Raymond: Most researchers behind civil society literature, including scholars who talk about the benefits of civil society on democratic development and community development, largely base their analysis on the writings of Tocqueville and his view of associational life in America. But as in other studies of American political, social, and economic development, Indigenous nations are largely absent from these narratives and analysis. Yet, it is well-known from countless historians and Indigenous peoples that Indigenous nations across the Americas have always resisted American expansion, the theft of Native lands, and the diminishment of Native sovereignty.

We also know that in many contexts American civil society thrived in response to Native nations in the U.S. For example, church groups were organized to “save” and “civilize” Native people, and land associations were created to take Indigenous land during westward expansion. Native people have been excluded from this narrative. The organizing of settler populations has become the focal point of analysis and has been assumed to be normatively positive. But from the perspective of Indigenous nations in the U.S., these processes were instead harmful and genocidal and sought to disrupt and eliminate Native existence.
This erasure continues today. For example, in our article we look at all articles published in Voluntas, one of the leading journals on third sector and civil society research, from 2010 to 2020. We find that of the numerous articles published, only 61 mention Indigenous peoples or communities, and most of these mentions were singular or sporadic. We see this erasure happening, despite the fact that we know Indigenous groups are involved in civil society and social movements in many contexts, and in many places around the globe.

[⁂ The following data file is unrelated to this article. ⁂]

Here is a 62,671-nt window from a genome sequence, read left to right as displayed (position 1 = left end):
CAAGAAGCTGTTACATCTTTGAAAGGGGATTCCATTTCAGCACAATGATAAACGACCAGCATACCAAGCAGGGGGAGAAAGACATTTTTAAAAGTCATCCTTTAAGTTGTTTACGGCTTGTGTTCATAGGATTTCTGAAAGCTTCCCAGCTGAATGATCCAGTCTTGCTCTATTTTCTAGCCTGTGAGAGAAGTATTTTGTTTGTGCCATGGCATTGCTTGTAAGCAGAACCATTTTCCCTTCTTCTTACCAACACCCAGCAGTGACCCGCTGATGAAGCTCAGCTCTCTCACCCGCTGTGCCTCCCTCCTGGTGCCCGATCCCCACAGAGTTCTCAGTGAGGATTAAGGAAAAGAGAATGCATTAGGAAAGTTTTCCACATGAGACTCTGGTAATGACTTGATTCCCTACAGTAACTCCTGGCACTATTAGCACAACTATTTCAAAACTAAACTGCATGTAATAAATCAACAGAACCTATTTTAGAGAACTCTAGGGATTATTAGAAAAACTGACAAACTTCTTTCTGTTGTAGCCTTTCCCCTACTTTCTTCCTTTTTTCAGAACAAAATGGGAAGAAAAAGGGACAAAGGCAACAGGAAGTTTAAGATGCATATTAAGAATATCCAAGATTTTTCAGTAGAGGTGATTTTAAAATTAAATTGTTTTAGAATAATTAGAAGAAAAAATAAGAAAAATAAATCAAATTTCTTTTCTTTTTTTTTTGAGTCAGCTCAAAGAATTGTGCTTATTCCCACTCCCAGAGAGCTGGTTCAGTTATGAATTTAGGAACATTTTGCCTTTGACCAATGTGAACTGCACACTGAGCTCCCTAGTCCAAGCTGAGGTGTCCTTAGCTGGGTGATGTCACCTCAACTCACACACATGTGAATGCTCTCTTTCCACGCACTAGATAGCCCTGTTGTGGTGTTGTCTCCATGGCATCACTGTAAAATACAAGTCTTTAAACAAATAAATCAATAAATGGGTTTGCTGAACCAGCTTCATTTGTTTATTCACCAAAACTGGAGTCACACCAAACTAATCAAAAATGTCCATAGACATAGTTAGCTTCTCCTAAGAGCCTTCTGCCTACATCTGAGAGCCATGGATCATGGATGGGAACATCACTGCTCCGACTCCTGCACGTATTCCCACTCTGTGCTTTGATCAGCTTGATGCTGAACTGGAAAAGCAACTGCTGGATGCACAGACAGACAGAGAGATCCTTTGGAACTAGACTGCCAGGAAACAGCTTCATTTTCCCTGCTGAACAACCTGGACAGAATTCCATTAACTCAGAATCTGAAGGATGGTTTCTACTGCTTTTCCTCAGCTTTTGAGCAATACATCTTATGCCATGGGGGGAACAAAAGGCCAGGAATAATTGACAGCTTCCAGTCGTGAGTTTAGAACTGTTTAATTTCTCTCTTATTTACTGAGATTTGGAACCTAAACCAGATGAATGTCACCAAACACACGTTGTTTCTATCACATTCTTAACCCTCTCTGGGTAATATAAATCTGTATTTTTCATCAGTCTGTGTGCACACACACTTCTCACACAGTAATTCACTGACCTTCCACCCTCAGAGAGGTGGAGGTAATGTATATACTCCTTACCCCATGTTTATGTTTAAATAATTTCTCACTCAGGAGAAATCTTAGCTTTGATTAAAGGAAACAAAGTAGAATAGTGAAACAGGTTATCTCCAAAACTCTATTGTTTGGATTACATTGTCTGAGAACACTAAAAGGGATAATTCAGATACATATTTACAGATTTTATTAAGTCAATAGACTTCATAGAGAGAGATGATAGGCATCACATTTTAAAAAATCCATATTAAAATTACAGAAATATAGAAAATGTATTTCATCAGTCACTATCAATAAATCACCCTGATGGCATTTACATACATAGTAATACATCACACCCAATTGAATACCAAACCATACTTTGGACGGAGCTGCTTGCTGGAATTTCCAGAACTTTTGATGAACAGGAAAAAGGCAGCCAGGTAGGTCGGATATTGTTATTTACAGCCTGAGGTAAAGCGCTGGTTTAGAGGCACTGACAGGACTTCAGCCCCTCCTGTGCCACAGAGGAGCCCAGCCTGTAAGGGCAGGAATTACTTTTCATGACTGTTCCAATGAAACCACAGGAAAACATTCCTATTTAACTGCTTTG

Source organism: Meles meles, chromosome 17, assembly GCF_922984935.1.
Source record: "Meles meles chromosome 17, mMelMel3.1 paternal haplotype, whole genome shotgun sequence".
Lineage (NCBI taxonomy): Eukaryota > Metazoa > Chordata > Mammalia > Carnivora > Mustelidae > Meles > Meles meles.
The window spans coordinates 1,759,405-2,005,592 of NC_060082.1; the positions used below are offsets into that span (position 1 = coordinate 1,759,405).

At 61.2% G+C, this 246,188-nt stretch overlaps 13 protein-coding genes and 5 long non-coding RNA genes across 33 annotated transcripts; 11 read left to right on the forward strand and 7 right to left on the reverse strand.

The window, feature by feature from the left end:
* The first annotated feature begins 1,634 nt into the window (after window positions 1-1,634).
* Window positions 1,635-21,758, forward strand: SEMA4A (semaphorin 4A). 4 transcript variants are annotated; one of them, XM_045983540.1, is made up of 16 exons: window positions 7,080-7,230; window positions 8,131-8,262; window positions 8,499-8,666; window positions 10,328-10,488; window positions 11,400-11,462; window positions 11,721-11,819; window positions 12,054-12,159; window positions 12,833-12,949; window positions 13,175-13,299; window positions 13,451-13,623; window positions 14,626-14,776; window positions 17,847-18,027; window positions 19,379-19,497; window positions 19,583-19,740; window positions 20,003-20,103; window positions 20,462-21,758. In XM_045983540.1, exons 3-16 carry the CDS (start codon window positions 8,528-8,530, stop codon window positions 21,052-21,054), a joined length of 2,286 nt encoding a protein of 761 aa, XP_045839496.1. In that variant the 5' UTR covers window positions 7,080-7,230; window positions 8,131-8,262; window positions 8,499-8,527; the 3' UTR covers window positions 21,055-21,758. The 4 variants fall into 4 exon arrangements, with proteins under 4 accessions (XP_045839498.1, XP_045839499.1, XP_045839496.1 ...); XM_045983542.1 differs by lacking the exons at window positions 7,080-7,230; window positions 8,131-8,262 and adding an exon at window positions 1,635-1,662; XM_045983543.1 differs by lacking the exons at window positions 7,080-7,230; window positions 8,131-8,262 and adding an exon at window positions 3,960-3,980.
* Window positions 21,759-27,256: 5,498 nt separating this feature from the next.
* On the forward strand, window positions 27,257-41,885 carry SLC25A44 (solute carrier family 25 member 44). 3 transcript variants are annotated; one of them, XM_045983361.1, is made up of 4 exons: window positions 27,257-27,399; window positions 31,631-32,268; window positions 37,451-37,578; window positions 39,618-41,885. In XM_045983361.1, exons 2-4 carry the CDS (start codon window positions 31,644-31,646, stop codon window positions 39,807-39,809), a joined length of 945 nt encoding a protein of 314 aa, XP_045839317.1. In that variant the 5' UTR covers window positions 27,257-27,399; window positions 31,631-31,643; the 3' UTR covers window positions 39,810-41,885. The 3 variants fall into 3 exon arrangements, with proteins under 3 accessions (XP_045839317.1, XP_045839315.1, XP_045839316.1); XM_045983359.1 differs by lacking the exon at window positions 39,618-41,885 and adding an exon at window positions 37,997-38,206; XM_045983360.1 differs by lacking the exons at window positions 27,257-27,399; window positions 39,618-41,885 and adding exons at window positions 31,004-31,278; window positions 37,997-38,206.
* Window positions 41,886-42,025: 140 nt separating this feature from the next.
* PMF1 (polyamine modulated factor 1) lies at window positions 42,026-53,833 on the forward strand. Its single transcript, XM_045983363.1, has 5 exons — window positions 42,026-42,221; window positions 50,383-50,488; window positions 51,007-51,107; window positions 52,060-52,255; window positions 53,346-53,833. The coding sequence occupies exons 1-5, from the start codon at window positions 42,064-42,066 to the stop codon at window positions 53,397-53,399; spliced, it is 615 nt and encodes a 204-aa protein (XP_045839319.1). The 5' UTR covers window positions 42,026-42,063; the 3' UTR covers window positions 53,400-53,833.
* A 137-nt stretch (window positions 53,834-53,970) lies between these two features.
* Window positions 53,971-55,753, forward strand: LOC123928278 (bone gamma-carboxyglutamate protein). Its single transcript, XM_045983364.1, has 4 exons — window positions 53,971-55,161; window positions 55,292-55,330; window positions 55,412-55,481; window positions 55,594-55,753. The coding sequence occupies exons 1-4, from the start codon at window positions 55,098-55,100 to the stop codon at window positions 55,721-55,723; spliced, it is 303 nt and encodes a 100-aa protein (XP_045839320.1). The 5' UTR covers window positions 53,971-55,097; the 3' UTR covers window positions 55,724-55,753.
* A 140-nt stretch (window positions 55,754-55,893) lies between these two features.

Q: Last year, the CDC refused to share data about COVID-19 rates in Native American communities that tribal epidemiology centers requested. It seems like a textbook example of what Indigenous peoples are dealing with. We're talking about potentially life-saving data. What rationale did the CDC give for withholding this info, if any? Was it just a knee jerk reaction to a request from people outside the normal channels of power?

Cheryl: In short, refusals by the CDC and some states to share COVID-19 data with tribes (and tribal epidemiology centers, which are not tribally based, but rather regional centers) reflect longstanding lack of knowledge about and refusal to acknowledge tribal sovereignty. Tribes and tribal epidemiology centers are public health authorities in the same way as counties or states. The CDC and some states claimed privacy concerns, while others refused to acknowledge that tribal sovereignty exists. COVID-19 data access and sharing issues for tribes lay bare the necessity of government-to-government relationships, not only among tribes and the federal government, but also the importance of such relationships between tribes and local and state governments.

Q: When did the Indigenous Data Sovereignty movement begin?

Raymond: Indigenous peoples around the world have long talked about the harms and abuses caused by research and researchers in their communities. So I think it’s important to acknowledge that the Data Sovereignty Movement dates back to the time when western researchers first stepped foot into an Indigenous community to do “research.” In 1969, Vine Deloria, Jr. mocked, “Here come the anthros,” in his book Custer Died for your Sins. He highlighted the persistent and historical trend of researchers using their western training to (mis)interpret Indigenous communities, their customs, practices, beliefs, and organizing systems. All this is to say there has long been an awareness of harmful research taking place in Native communities.

But in the U.S., over the past 20 years or so, we have seen Native nations act to try to stop and better control research taking place in their communities. This includes the creation of tribal Institutional Review Boards in which researchers must obtain permission from communities to do research and are asked questions about data use, intentions, expected outcomes, and potential harm. Globally, the United Nations Declaration of Indigenous Peoples (UNDRIP) has also provided new opportunities for Indigenous communities worldwide to coalesce around different issues and challenges and highlight similar abuses by settler governments and researchers. UNDRIP has really provided a global framework for mobilizing Indigenous communities to assert greater control over all aspects of local development, including around research and data.